Diva Foodies: Did any of your family have strong feelings about which recipes absolutely had to go into the book and which family ‘secret’ recipes where not to go beyond the family table?
Robin Lim Lumsden:Well the answer to the last questions is yes. I make my Grandmother Mimi’s tomato chutney commercially, so that recipe didn’t go in the book. It was I think it was a tacit understanding that family favourites like Ja Ja Mien, Mimi’s black beans, Alma’s Sweet Potato casserole, Deb’s Chocolate Cake and Mimi’s Ice box cake would go into the book, but as I said all family members have many of these recipes anyway so they didn’t care.
Diva Foodies: As a first time cookbook author what were some of your challenges researching, writing and producing Belcour?
Robin Lim Lumsden: I don’t view them as challenges in a negative way; I look at the process as more of a journey that tested my will and determination to write a book. I don’t want to turn off prospective authors.
If you do write a book, however, I guarantee, you will understand yourself a lot better after the process.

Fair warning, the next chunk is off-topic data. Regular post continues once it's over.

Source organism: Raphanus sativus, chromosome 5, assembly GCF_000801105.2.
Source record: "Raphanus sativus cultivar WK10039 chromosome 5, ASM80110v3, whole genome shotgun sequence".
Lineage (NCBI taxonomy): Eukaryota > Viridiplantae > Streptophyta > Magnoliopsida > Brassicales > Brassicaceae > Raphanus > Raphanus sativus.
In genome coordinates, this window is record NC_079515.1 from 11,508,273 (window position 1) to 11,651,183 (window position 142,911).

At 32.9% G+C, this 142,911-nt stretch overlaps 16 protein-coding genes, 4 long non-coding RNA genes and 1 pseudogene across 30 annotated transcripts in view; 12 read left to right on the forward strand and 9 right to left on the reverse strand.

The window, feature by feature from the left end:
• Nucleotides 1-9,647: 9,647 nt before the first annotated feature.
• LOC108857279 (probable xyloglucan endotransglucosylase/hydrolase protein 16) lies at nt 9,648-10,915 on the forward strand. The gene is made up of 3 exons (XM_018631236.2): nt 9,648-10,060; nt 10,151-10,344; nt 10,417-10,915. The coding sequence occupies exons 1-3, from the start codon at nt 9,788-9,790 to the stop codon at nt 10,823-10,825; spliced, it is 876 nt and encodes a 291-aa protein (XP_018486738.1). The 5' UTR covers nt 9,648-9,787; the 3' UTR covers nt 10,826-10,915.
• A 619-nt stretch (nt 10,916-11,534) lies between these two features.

I think when I decided to write a book it was more of a case of blissful ignorance; I had no idea what it would entail. I started at the end not the beginning. I didn’t even have a title in mind. All I was certain about is that I wanted to make a beautiful book and capture my memories of people and places that I loved. I wanted to give people a glimpse of our joyful family life and share these great recipes that I associated with those memories. I set out to write a book about good food and good family times. Then it became an introspective journey into my past and a search for my own identity, I didn’t want to write an archetypal Caribbean story, I wanted to say we are all unique although we are all one people and that’s okay. I wanted to reconcile, as I mentioned earlier, my sense of belonging.